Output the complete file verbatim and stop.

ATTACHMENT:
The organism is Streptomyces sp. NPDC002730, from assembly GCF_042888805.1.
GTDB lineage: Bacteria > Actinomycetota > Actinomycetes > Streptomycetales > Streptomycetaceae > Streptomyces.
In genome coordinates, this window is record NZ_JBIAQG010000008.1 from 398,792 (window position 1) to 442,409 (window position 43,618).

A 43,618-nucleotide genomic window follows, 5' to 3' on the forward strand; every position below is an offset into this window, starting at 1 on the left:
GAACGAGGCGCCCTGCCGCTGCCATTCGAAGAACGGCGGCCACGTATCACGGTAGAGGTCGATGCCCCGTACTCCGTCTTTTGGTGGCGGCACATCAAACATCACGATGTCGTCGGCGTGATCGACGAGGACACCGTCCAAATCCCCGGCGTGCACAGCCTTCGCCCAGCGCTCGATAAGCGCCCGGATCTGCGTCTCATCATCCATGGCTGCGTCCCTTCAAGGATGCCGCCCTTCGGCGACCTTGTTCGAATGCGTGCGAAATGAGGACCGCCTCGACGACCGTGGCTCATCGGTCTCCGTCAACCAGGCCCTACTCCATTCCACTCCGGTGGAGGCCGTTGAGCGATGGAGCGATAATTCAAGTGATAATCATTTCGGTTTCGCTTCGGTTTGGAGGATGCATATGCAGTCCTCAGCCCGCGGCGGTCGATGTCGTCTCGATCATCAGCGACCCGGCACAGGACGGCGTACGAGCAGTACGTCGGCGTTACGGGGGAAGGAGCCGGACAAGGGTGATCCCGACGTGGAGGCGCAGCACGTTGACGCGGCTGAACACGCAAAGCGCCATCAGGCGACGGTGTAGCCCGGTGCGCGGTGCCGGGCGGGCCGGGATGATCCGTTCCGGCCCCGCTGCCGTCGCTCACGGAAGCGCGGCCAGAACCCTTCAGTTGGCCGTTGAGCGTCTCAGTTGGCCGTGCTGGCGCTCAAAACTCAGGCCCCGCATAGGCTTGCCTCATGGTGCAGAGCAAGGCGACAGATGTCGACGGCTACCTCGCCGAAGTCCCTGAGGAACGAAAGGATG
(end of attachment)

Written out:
The organism is Streptomyces sp. NPDC002730, from assembly GCF_042888805.1.
GTDB lineage: Bacteria > Actinomycetota > Actinomycetes > Streptomycetales > Streptomycetaceae > Streptomyces.
In genome coordinates, this window is record NZ_JBIAQG010000008.1 from 398,792 (window position 1) to 442,409 (window position 43,618).

A 43,618-nucleotide genomic window follows, 5' to 3' on the forward strand; every position below is an offset into this window, starting at 1 on the left:
GAACGAGGCGCCCTGCCGCTGCCATTCGAAGAACGGCGGCCACGTATCACGGTAGAGGTCGATGCCCCGTACTCCGTCTTTTGGTGGCGGCACATCAAACATCACGATGTCGTCGGCGTGATCGACGAGGACACCGTCCAAATCCCCGGCGTGCACAGCCTTCGCCCAGCGCTCGATAAGCGCCCGGATCTGCGTCTCATCATCCATGGCTGCGTCCCTTCAAGGATGCCGCCCTTCGGCGACCTTGTTCGAATGCGTGCGAAATGAGGACCGCCTCGACGACCGTGGCTCATCGGTCTCCGTCAACCAGGCCCTACTCCATTCCACTCCGGTGGAGGCCGTTGAGCGATGGAGCGATAATTCAAGTGATAATCATTTCGGTTTCGCTTCGGTTTGGAGGATGCATATGCAGTCCTCAGCCCGCGGCGGTCGATGTCGTCTCGATCATCAGCGACCCGGCACAGGACGGCGTACGAGCAGTACGTCGGCGTTACGGGGGAAGGAGCCGGACAAGGGTGATCCCGACGTGGAGGCGCAGCACGTTGACGCGGCTGAACACGCAAAGCGCCATCAGGCGACGGTGTAGCCCGGTGCGCGGTGCCGGGCGGGCCGGGATGATCCGTTCCGGCCCCGCTGCCGTCGCTCACGGAAGCGCGGCCAGAACCCTTCAGTTGGCCGTTGAGCGTCTCAGTTGGCCGTGCTGGCGCTCAAAACTCAGGCCCCGCATAGGCTTGCCTCATGGTGCAGAGCAAGGCGACAGATGTCGACGGCTACCTCGCCGAAGTCCCTGAGGAACGAAAGGATG